Hannah’s story begins in the hill country of Ephraim. She had a husband who loved her named Elkanah. As was custom of the day, Elkanah had more than one wife. His other wife, Peninnah, was the epitome of a mean girl, constantly taunting her barren counterpart Hannah. Peninnah had children. Her longing for family had been fulfilled, but Hannah had a desire that could not even be understood by her loving, earthly partner Elkanah. Hannah’s heart was sick.
In 1 Samuel 1:8, we meet Hannah, completely crushed after years of her hopes being deferred and years of torment from Peninnah. Her husband didn’t understand it, asking her, “Why are you weeping? Why don’t you eat? Why are you downhearted? Don’t I mean more to you than ten sons?” Elkanah had never experienced an ache inside that makes a person’s soul throb.
Hannah took the only remedy she knew for her sorrow. And so, “in bitterness of soul Hannah wept much and prayed to the Lord.” (1 Samuel 1:10) Weeping and praying, that is all Hannah knew to do. After pouring her heart out before the Lord, He answered her and let her experience the rest of that Proverb: a longing fulfilled is a tree of life. The birth of one of the godliest men recorded in the pages of scripture, Samuel, fulfilled the longing of a heartsick woman. And the story of it all, gave this woman salve to my own wounds.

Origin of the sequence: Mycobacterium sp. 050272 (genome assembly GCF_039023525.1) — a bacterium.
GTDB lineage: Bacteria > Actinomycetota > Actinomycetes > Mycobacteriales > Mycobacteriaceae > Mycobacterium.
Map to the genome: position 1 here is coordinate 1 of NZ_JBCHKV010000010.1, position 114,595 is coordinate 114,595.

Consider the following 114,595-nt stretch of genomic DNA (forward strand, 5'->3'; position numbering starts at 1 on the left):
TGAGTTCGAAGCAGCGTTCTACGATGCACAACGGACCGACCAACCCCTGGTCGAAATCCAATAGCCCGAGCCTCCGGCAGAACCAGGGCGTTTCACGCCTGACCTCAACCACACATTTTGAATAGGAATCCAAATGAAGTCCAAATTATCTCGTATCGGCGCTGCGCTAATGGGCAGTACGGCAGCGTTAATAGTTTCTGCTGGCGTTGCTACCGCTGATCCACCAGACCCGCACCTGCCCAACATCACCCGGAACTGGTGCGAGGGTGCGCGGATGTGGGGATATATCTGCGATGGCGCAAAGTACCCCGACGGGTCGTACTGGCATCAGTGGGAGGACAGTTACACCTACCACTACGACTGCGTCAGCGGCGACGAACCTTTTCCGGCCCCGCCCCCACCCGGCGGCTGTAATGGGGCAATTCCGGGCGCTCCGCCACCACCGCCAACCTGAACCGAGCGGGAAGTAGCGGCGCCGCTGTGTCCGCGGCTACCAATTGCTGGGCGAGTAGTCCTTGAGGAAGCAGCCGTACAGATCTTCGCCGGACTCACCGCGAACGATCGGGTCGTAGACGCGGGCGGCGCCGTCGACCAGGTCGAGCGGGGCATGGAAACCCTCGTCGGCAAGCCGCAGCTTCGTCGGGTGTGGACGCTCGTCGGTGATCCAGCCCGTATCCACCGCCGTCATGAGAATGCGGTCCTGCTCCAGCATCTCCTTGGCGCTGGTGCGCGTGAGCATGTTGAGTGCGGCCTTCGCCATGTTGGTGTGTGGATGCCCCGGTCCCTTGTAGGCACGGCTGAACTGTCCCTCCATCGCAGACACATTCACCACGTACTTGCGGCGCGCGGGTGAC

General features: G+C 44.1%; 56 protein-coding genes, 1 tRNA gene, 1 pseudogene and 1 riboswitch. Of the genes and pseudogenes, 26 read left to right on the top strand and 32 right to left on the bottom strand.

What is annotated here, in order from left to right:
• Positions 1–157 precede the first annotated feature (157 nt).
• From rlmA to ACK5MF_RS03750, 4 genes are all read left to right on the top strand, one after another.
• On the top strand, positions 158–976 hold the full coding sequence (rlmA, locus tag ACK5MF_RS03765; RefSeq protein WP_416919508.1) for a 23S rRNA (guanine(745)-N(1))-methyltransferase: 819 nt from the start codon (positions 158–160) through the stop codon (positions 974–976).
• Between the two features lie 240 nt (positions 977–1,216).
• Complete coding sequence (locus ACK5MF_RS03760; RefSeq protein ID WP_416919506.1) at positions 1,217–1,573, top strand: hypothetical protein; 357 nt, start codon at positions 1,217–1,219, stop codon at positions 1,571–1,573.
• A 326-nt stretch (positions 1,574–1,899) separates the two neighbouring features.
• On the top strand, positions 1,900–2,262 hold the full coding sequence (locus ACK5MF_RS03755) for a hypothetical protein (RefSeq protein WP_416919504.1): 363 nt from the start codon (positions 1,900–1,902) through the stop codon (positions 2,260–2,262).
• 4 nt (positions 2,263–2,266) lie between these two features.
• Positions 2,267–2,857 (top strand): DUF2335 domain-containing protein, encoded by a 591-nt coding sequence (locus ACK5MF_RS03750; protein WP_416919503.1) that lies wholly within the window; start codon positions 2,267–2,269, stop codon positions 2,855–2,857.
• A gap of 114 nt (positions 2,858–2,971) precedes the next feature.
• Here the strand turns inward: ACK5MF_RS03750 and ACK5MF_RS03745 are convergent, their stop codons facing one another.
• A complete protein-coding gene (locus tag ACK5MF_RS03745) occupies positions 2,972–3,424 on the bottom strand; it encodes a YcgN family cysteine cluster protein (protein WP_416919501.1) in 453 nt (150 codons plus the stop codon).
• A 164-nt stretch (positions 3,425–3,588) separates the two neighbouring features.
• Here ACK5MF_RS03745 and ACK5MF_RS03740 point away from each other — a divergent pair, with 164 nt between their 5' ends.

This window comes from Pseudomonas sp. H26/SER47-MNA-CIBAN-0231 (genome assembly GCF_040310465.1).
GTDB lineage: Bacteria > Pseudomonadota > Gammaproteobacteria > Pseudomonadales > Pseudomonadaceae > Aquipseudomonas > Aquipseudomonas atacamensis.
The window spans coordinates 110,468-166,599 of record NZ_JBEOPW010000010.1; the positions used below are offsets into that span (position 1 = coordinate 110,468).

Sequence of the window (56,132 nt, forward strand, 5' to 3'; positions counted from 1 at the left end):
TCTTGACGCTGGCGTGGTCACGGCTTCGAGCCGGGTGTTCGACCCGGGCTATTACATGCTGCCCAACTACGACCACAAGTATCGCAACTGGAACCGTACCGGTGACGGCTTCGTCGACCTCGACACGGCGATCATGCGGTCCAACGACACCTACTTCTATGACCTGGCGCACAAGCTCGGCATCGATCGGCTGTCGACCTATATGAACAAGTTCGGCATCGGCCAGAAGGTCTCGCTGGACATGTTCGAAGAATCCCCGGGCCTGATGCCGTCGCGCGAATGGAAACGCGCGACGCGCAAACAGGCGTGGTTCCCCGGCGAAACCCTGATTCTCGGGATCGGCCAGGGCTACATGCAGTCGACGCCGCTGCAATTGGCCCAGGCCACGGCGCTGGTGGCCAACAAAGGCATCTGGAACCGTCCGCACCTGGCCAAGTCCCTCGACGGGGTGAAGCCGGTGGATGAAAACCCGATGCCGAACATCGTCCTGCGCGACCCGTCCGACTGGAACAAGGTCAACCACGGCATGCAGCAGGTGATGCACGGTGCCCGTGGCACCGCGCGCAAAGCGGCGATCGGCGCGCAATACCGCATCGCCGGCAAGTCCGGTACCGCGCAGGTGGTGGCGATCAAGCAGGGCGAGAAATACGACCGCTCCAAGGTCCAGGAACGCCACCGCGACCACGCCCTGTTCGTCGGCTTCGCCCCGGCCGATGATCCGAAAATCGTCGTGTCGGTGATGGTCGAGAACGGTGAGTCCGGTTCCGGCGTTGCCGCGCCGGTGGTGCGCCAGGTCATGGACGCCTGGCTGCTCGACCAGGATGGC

After a year of waiting, God has still not fulfilled my longing for a second child. But, He has restored my hope and healed my broken heart. I pray He will do the same for you as you experience the heartsickness of dreams deferred. Consider these things as you face your own “barrenness,” whether it be in your womb or another area of your life:
1. God has not left you. One of the greatest things God said to me through that sermon I listened to with fresh ears about Hannah was this: Barrenness does not mean God forsakenness. Just because God has allowed for your desire, whatever it is, to be delayed, either indefinitely or for a season, don’t think that He has left you. His word is clear about this: “[The Lord] will never leave or forsake you.” (Deuteronomy 31:8) In fact, God is always close to those who are brokenhearted (Psalm 34:18).